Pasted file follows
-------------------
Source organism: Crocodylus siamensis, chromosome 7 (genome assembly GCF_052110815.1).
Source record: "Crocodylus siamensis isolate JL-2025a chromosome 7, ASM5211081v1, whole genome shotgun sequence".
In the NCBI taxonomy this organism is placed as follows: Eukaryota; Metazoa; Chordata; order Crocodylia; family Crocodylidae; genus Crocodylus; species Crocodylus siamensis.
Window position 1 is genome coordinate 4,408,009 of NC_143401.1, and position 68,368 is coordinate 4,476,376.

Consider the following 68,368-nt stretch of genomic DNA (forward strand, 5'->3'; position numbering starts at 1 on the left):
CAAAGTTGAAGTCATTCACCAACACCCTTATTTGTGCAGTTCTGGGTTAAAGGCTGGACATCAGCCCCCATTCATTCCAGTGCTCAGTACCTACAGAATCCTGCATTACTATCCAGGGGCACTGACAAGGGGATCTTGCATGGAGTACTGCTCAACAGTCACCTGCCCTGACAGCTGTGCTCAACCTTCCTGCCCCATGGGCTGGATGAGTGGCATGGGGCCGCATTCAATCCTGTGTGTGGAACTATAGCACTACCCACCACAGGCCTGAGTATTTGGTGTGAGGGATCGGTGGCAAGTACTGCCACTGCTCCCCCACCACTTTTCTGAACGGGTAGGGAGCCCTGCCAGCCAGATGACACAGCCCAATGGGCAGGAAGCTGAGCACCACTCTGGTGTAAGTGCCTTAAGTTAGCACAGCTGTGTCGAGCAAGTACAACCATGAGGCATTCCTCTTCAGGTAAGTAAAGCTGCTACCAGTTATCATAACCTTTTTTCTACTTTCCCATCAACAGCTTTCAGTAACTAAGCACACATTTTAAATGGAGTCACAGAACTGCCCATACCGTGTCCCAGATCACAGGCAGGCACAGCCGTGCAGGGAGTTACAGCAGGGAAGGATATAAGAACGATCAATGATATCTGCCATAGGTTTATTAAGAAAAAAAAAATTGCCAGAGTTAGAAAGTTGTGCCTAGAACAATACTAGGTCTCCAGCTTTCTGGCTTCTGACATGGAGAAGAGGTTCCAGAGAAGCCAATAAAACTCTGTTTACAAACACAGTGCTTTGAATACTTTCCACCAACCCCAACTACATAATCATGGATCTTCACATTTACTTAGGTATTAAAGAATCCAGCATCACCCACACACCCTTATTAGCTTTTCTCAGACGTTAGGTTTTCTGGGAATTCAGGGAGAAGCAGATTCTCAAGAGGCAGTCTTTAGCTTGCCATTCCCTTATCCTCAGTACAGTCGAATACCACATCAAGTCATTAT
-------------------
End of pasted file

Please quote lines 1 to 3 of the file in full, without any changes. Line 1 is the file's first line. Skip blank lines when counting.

Source organism: Crocodylus siamensis, chromosome 7 (genome assembly GCF_052110815.1).
Source record: "Crocodylus siamensis isolate JL-2025a chromosome 7, ASM5211081v1, whole genome shotgun sequence".
In the NCBI taxonomy this organism is placed as follows: Eukaryota; Metazoa; Chordata; order Crocodylia; family Crocodylidae; genus Crocodylus; species Crocodylus siamensis.